Career/Technical Education moves forward in Dare County
Published 2:37 pm Sunday, February 11, 2018
In two different venues, Career and Technical Education is a topic of conversation.
At Dare County’s College of The Albemarle Task Force meetings, business leaders have asked for specific courses to help existing economic sectors in the county.
For Dare’s Board of Education, an in-depth look at Career and Technical Education was provided at the delayed January board meeting.
In both venues, decision makers and program leaders are making course decisions for jobs that may exist now but will also be created in the future.
In Dare County Schools, the Career and Technical Education, CTE, program is growing in course offerings and student participation. The following information is retrieved from a presentation by Jean Taylor, Director of Career and Technical Education for Dare Schools.
Some 42 CTE courses are available in Dare Schools Program of Study. During course registrations, students at each of the Dare County high schools could sign up for the same courses. This year, 72 percent of Dare high school students are taking one or more CTE courses.
Those course are offered in 13 Career Cluster areas, including Agriculture, Food and Natural Resources; Architecture and Construction; Arts, AV, Technology & Communication; Business Management and Administration; Finance; Health Science; Human Services; Hospitality and Tourism; Information Technology; Law, Public Safety, Corrections and Security; Manufacturing; and Marketing.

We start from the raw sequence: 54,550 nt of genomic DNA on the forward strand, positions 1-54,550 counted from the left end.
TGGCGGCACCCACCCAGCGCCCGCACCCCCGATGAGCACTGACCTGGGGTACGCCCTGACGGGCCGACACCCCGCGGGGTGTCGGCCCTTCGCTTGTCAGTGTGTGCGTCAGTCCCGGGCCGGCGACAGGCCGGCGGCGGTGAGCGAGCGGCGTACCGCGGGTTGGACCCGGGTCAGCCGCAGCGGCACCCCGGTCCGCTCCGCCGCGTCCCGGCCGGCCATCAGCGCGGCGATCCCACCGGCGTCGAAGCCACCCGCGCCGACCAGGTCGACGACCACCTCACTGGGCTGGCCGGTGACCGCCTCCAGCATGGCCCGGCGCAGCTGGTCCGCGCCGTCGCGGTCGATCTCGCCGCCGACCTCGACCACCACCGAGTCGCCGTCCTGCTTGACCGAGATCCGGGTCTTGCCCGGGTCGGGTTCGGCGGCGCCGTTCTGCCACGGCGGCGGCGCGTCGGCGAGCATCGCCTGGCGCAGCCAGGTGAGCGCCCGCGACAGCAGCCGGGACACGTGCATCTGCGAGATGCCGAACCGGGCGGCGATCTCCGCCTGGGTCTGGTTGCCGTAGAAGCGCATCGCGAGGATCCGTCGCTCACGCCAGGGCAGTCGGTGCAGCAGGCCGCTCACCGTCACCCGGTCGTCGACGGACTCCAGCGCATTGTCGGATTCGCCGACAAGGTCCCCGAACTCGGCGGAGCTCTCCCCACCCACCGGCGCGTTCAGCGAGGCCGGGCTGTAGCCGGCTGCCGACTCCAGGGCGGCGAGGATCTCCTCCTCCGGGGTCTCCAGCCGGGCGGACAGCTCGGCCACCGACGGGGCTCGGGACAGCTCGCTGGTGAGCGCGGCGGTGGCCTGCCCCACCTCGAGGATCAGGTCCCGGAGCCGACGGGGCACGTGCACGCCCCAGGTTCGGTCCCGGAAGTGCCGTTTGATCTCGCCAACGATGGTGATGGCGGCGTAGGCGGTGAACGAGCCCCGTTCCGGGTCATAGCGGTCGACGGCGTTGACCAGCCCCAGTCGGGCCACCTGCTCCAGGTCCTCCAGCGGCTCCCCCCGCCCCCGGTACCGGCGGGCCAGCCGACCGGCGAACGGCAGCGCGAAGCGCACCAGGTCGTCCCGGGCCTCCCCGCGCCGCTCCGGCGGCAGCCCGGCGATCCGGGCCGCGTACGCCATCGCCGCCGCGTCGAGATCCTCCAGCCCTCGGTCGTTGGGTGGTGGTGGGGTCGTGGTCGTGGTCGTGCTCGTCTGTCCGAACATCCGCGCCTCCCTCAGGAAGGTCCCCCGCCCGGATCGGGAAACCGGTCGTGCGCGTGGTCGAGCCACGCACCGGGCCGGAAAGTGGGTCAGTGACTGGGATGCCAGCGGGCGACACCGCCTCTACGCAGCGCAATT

In the Dare CTE program, students can earn real world experience through internships. This year, 35 students are working as interns.
The internship experience is structured to provide one honors credit. It must have 135 “target” contact hours. The internship can be paid or unpaid but is based on a formal agreement. The student prepares a portfolio and presentation. The internship can be offered in the summer.
Career development coordinators in all three high schools coordinate internships and a host of other programs associated with Career and Technical Education.
Additional work-based learning opportunities include Career Shadowing, Guest Speakers, Service Learning, Field Trips, College/Career Fairs/STEM Day, Students at Work Week and Take Your Sons and Daughters to Work Day.
This term, all sixth grade students in Dare Schools participated in Take Your Sons and Daughters to Work Day.
“We are fortunate to have so many active business CTE partners throughout the district,” reported a grateful Jean Taylor.
Career and Technical Education courses are offered in grades 6, 7, and 8 at all three middle grades locations. Courses are delivered in various ways, semester, or year-long depending on the location and teacher availability. About 67 percent of Dare middle school students are taking at least one CTE course.
All three middle schools offer courses in Technology Design and Innovation and Computer Skills and Applications.